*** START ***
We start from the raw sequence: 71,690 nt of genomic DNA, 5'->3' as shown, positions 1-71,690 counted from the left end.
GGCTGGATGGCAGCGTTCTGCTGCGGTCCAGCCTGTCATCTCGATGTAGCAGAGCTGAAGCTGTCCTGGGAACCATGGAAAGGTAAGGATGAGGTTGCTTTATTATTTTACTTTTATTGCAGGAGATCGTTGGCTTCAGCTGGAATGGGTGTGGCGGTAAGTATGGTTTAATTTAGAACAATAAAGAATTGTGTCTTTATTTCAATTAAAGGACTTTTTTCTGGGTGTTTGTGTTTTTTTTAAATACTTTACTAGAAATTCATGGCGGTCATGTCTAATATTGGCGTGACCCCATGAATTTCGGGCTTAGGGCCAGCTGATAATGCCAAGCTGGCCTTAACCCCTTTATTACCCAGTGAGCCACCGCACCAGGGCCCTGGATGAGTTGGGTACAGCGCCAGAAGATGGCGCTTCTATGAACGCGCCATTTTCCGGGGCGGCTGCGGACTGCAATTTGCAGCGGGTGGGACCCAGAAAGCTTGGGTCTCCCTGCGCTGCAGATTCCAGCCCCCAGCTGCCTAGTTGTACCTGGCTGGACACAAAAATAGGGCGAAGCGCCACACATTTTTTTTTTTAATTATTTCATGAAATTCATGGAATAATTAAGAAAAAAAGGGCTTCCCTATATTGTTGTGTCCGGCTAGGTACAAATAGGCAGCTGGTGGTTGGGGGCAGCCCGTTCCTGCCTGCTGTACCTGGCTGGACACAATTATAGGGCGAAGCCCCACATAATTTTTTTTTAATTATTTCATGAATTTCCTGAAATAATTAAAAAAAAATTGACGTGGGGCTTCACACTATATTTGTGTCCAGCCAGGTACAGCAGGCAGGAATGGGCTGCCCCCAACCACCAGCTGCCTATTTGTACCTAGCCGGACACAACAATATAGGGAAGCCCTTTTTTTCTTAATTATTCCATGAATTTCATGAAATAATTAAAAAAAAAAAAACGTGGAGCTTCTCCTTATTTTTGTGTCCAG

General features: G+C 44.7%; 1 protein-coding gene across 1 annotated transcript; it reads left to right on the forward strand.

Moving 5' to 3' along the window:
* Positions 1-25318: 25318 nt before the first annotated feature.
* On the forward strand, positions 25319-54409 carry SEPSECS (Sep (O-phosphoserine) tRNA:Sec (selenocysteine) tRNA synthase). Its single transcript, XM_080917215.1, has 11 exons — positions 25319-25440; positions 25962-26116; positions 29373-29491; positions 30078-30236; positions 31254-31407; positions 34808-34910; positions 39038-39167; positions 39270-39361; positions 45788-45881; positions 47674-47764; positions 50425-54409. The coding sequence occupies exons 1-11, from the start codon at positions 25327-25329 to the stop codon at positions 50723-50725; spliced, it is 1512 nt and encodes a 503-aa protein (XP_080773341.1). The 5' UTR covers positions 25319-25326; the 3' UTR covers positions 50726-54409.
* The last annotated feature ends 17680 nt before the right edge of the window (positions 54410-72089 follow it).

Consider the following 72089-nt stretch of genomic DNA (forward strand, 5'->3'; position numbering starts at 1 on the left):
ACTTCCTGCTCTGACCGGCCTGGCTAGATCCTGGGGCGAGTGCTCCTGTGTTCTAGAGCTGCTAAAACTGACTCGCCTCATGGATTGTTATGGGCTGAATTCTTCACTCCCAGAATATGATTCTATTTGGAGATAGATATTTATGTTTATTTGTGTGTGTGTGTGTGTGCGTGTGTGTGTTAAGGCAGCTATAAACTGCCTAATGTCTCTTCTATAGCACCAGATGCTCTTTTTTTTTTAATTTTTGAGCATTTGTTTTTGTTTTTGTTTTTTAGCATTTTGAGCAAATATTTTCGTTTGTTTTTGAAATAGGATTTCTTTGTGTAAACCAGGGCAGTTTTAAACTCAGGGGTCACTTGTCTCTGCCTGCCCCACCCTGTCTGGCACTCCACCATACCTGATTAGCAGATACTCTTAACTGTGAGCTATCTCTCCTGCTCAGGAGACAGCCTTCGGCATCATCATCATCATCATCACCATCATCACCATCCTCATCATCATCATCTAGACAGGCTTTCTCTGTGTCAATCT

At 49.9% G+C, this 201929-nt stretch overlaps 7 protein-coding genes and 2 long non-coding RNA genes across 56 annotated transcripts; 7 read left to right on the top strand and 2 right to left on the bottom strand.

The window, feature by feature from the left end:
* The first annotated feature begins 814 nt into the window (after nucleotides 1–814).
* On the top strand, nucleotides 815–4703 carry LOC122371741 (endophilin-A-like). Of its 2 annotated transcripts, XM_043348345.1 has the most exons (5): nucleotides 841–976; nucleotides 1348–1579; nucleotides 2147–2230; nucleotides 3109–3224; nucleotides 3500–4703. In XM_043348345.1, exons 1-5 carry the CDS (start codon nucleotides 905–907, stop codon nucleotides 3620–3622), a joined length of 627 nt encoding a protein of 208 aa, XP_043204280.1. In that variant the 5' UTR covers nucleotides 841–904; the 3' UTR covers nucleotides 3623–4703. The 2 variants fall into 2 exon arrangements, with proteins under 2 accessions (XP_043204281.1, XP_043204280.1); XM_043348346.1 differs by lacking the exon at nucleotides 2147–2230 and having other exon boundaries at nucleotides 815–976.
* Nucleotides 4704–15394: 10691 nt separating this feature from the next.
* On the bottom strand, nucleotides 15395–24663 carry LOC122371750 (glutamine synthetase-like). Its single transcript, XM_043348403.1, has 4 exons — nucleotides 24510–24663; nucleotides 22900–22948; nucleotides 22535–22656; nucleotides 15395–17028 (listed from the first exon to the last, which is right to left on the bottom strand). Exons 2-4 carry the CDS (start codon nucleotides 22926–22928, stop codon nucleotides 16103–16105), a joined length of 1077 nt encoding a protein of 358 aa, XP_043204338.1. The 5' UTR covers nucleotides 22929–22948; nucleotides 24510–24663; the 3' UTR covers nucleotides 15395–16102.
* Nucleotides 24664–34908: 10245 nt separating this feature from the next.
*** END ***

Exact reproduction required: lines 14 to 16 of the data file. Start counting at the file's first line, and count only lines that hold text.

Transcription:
* Nucleotides 4704–15394: 10691 nt separating this feature from the next.
* On the bottom strand, nucleotides 15395–24663 carry LOC122371750 (glutamine synthetase-like). Its single transcript, XM_043348403.1, has 4 exons — nucleotides 24510–24663; nucleotides 22900–22948; nucleotides 22535–22656; nucleotides 15395–17028 (listed from the first exon to the last, which is right to left on the bottom strand). Exons 2-4 carry the CDS (start codon nucleotides 22926–22928, stop codon nucleotides 16103–16105), a joined length of 1077 nt encoding a protein of 358 aa, XP_043204338.1. The 5' UTR covers nucleotides 22929–22948; nucleotides 24510–24663; the 3' UTR covers nucleotides 15395–16102.
* Nucleotides 24664–34908: 10245 nt separating this feature from the next.